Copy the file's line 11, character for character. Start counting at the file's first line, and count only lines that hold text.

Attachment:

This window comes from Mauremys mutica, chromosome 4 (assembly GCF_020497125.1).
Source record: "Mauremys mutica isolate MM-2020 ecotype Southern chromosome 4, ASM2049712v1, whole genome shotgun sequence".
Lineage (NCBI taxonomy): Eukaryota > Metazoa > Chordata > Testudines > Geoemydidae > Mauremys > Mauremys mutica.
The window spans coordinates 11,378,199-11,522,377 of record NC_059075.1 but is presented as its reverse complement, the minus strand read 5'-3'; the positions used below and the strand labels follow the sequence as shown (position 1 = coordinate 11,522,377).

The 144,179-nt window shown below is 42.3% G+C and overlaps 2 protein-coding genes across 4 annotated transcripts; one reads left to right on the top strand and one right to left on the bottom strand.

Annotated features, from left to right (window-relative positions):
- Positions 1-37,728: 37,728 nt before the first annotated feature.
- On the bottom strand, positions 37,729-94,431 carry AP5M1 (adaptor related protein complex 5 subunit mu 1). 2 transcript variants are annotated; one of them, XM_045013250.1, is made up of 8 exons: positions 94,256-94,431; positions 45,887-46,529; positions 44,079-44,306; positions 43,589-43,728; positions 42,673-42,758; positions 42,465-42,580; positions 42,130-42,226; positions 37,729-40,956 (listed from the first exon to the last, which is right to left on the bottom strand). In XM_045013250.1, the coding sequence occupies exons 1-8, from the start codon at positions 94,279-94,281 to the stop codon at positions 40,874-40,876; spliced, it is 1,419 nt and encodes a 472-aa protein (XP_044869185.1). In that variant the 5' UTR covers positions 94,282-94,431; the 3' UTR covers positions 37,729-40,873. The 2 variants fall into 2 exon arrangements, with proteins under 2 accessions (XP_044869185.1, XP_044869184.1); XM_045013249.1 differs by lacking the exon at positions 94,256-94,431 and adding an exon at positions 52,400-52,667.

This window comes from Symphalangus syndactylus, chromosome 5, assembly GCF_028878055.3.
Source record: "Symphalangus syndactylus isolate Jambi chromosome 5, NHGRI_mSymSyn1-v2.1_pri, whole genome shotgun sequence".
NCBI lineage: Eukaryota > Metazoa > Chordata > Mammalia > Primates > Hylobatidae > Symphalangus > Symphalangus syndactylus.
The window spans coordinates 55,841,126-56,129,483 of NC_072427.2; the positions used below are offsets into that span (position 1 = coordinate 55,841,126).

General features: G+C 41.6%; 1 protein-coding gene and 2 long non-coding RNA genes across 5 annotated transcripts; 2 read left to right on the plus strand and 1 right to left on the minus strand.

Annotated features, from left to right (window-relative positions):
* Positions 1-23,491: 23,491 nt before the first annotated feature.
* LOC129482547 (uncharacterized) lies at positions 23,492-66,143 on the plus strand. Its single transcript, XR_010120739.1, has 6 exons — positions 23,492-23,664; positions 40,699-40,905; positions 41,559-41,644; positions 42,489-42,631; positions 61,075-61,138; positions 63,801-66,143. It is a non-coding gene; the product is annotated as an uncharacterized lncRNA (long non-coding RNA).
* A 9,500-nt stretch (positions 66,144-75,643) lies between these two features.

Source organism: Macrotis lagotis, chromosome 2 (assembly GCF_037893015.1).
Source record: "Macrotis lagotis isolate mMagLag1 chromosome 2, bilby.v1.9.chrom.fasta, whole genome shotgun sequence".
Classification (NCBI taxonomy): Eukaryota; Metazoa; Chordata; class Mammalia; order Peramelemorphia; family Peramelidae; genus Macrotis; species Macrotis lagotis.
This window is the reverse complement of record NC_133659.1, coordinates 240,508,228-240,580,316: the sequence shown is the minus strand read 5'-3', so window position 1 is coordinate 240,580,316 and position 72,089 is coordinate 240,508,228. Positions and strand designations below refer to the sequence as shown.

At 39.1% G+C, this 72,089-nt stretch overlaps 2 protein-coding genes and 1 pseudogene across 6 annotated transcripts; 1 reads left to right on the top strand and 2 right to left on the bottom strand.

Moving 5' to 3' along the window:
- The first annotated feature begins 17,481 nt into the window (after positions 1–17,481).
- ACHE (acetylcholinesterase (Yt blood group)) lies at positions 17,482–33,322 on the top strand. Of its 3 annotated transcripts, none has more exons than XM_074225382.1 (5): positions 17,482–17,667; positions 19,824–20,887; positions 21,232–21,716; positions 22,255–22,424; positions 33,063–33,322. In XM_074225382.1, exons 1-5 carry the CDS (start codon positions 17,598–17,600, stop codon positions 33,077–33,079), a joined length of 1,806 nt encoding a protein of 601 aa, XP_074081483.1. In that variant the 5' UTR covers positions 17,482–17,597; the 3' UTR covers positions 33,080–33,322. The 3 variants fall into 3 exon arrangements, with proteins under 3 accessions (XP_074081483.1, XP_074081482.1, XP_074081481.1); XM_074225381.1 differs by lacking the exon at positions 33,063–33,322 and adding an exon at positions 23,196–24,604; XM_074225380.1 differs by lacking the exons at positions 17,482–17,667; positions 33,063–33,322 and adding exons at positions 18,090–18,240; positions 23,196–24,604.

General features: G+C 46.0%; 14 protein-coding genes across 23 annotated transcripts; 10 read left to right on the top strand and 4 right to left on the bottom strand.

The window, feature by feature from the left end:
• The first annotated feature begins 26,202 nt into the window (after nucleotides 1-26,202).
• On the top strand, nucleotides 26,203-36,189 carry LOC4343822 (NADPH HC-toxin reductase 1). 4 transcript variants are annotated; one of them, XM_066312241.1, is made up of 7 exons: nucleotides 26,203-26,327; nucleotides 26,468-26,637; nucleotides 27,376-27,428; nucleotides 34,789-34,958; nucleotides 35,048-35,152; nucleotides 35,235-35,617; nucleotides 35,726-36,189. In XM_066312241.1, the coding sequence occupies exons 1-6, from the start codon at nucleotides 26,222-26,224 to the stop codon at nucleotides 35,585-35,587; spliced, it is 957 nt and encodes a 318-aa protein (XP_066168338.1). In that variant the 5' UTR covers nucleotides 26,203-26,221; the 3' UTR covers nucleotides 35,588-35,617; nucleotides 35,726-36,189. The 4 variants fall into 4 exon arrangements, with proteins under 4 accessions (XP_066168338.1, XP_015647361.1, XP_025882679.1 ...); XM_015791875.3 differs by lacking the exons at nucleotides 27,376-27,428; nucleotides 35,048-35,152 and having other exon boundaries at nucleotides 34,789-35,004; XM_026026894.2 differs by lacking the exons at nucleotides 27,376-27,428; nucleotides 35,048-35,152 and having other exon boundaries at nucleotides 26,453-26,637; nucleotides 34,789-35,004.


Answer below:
NCBI lineage: Eukaryota > Metazoa > Chordata > Mammalia > Primates > Hylobatidae > Symphalangus > Symphalangus syndactylus.